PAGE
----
Games giant Nintendo hopes to take gaming in a new direction with its latest console, the Wii.
It launched in November 2006, it is pitched as the console that is "fun for all the family" and employs a new-style remote control.
Click on the links below to get a taste of the Wii.
The Wii console, initially available in glossy white, measures a slim 8.5in long, 6in wide and 2in thick (157x215.4x45mm), and can be displayed either vertically or horizontally.
It is powered by a PowerPC central processing unit and a graphics processing unit that has been developed with ATI. It has 512MB of internal flash memory.
Nintendo Wii: 249 euros (£179)
PlayStation 3: 399 euros (£299) for the 40GB version
Xbox 360: 370 euros (£260) for the 120GB version, 270 euros (£200) for the Premium system (20 GB hard drive) and 200 euros (£160) for the Arcade system
The console has a built-in wi-fi capacity (or the internet can be accessed via a USB 2.0 LAN adaptor), and uses a system called WiiConnect24, which enables the system to communicate with the net even if the power is turned off, to receive updates or downloads.
Through wi-fi users can download "classic" games, surf the net and communicate with Nintendo's other console, the DS Lite, among other activities.
The Wii Remote, which resembles a TV remote control, allows users to play games through simple physical movements.
It can be used to jab like a sword, steer like driving a car, swoosh like a tennis racket. Nintendo hopes the change in gameplay will broaden the console's appeal.
The remote works through a three-axis accelerometer - a motion sensor - that can detect the angle it is being held at and how fast it is being used.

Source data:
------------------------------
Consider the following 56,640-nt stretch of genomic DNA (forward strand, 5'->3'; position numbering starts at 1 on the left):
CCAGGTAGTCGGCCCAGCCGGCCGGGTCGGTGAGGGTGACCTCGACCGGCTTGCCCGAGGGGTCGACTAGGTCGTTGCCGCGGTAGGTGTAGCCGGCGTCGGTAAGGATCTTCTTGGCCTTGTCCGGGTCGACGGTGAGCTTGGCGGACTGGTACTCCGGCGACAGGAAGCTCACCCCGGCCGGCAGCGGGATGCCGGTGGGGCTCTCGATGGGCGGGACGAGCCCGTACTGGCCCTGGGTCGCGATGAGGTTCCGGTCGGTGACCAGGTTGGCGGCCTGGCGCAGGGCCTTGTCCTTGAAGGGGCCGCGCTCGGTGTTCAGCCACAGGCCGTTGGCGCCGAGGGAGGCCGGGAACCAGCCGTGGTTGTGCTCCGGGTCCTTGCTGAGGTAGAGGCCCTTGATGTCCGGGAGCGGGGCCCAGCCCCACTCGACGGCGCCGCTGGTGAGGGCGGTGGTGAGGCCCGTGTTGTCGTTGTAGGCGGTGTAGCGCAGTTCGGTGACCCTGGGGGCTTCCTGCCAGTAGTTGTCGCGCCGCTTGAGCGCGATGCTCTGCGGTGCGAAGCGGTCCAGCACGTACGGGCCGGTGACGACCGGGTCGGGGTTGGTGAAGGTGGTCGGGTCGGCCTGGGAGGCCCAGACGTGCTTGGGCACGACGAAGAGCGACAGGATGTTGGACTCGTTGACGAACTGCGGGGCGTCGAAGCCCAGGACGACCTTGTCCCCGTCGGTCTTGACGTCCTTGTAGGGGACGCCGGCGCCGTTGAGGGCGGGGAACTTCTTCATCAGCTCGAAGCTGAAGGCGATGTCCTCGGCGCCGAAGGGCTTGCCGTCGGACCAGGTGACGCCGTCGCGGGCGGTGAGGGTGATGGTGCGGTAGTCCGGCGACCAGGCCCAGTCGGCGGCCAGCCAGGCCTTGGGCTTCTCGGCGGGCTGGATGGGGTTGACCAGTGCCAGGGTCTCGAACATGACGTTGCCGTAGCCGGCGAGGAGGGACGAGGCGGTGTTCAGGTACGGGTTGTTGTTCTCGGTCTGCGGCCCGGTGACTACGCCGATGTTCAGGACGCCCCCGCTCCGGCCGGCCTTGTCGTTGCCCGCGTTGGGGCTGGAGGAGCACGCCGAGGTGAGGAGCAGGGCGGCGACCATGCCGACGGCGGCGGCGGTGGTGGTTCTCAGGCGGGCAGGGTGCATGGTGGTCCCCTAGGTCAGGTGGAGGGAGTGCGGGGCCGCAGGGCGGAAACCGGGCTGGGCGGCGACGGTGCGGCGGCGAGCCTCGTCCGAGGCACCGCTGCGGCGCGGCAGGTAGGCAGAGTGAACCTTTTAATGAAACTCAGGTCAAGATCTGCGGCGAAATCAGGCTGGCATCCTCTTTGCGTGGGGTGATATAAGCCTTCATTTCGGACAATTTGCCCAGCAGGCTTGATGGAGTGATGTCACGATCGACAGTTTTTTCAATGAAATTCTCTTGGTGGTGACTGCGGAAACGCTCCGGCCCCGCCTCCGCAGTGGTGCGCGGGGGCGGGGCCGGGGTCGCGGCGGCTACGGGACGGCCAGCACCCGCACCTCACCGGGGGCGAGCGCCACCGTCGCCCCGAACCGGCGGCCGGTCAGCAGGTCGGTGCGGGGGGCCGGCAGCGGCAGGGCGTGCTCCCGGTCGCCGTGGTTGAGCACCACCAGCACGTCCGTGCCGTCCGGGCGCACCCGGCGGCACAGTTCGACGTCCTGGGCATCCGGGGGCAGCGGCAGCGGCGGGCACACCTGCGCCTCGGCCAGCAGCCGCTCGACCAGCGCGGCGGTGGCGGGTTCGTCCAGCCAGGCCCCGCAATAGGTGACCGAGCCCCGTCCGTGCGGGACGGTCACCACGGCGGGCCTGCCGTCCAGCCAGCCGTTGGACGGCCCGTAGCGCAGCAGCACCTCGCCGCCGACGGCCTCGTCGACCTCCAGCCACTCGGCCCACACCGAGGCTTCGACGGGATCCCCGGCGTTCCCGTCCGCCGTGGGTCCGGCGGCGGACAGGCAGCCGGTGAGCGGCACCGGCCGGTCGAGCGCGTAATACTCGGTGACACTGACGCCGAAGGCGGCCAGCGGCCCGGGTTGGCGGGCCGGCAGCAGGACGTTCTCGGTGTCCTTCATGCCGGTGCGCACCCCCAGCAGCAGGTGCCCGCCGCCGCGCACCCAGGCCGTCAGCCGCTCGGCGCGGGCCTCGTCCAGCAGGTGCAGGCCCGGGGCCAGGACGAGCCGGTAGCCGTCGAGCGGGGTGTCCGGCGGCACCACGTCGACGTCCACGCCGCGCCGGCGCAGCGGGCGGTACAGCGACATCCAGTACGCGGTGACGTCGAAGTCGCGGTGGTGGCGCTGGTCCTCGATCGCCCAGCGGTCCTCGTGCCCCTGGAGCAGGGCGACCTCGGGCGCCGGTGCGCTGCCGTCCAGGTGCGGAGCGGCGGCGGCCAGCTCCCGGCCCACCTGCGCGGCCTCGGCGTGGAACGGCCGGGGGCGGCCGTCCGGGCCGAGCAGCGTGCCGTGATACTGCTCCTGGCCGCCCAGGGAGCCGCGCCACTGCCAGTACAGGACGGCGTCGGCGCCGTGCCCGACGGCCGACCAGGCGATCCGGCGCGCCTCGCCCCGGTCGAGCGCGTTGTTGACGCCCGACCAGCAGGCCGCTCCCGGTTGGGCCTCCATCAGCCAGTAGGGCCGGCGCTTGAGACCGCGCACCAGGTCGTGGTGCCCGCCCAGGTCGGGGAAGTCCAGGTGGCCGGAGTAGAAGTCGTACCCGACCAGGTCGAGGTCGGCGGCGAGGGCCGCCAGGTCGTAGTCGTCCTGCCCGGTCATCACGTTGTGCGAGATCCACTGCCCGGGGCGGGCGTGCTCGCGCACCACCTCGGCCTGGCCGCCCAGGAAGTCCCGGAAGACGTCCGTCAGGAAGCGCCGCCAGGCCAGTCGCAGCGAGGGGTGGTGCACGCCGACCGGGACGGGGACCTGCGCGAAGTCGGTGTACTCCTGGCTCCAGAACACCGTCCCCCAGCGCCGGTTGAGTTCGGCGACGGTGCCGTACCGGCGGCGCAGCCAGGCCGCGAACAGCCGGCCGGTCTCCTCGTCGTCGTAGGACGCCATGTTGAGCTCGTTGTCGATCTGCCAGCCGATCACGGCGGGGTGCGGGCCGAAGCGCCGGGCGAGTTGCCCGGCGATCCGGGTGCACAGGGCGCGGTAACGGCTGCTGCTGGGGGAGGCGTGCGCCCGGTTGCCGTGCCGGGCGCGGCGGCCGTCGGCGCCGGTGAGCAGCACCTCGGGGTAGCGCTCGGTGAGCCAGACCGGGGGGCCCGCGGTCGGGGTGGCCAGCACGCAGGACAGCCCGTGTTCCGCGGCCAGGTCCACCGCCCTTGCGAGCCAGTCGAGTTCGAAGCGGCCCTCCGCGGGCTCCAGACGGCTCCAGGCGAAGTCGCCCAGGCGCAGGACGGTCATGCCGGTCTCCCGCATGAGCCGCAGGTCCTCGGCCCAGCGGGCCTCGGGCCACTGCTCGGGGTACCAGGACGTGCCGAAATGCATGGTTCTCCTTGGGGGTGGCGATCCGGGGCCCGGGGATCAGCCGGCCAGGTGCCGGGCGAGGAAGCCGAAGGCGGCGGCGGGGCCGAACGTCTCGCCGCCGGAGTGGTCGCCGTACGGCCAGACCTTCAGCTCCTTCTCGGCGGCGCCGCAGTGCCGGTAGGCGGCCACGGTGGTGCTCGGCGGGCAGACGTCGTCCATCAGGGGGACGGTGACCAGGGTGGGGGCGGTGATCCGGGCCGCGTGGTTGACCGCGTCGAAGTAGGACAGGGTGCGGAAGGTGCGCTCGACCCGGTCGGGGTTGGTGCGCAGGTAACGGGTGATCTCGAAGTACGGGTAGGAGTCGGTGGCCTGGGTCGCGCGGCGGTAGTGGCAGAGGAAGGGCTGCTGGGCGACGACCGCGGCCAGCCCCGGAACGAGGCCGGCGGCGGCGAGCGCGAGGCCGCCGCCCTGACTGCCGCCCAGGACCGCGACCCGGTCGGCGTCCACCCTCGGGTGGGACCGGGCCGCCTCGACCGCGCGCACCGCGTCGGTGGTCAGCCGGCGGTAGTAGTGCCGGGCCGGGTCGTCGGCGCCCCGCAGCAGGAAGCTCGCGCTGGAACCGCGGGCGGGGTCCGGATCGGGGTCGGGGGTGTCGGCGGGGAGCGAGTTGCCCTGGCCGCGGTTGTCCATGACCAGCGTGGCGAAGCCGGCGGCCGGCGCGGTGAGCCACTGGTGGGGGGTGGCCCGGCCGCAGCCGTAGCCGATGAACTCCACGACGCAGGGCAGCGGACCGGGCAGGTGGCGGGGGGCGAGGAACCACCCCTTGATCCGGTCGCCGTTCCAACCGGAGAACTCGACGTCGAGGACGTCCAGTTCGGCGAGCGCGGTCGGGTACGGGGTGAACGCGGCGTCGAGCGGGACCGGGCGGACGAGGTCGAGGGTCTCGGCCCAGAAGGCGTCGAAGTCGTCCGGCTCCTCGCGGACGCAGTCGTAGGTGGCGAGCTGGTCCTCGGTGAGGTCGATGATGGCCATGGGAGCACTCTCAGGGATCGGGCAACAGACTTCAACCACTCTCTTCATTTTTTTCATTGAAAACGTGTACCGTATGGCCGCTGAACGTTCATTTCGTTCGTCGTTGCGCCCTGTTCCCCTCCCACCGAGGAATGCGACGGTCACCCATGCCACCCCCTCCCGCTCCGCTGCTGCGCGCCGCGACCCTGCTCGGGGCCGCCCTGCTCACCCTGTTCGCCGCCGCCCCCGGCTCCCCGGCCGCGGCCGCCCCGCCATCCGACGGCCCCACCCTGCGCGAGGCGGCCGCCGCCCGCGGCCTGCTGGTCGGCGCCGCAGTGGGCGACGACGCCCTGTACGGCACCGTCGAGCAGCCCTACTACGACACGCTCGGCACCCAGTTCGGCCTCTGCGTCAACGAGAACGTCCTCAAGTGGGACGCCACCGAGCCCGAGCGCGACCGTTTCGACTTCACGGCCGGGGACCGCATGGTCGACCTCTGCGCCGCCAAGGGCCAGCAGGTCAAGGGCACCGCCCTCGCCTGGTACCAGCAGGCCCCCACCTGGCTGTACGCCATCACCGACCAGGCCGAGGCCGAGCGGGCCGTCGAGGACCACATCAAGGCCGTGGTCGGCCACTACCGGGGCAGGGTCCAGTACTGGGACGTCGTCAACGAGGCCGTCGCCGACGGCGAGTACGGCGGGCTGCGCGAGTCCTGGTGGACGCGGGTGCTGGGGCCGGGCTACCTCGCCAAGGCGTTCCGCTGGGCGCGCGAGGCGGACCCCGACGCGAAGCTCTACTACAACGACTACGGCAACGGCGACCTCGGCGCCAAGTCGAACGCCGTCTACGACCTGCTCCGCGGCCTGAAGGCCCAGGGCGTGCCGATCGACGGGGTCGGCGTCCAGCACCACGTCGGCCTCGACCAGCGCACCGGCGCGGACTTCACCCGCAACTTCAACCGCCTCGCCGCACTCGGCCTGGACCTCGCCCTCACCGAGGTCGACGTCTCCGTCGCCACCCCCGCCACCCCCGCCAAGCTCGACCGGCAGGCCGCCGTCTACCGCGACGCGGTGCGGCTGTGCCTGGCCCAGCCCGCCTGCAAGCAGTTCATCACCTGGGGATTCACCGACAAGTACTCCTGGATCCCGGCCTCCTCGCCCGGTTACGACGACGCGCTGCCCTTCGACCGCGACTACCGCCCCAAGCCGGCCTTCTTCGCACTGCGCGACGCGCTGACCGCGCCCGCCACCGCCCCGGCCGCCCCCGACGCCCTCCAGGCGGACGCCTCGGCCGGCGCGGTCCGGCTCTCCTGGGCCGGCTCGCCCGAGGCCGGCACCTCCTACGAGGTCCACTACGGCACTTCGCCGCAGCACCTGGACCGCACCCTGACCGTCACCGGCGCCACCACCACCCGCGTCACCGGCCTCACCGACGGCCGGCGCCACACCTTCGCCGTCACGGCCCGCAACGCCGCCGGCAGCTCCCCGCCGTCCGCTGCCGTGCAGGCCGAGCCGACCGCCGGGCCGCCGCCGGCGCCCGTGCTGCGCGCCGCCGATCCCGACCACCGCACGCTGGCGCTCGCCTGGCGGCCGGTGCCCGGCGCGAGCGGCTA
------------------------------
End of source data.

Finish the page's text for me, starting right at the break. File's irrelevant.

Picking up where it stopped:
It connects wirelessly through Bluetooth to the console, via a sensor bar, up to a distance of 10m away. Up to four remotes can be used at any one time.
The remote also has a speaker, rumble feature and expansion port.
The Nunchuk can be connected with a cable to the remote control to allow two-handed play, to mimic activities such as boxing or using a sword and a shield. It also has a control stick.
Like the remote, it works through a three-axis accelerometer.
Classic controller: A classic non-remote controller (there is a special Wii design, or GameCube controllers can be used) can also be used with the Wii.
The sensor bar, which is connected via a cable to the back of the console, sits on top of or near a television set.
Through infra-red technology it communicates with the wireless controllers, sending the gameplay information back to the console.
GAMES DISC READER
The media-bay is self-loading and will play 12cm optical discs for the Wii console, and is also back-compatible with 8cm Nintendo GameCube discs.
SD MEMORY CARD READER
The SD memory card will allow users to boost Wii's internal flash memory, to save more downloaded games, music, photos and videos.
GAMECUBE MEMORY CARD READER
The Wii is back-compatible with Nintendo's GameCube, and is able to play GameCube discs or read GameCube memory cards.
At the back of the console are two USB ports, for connecting to the internet if wi-fi is unavailable and for transferring information.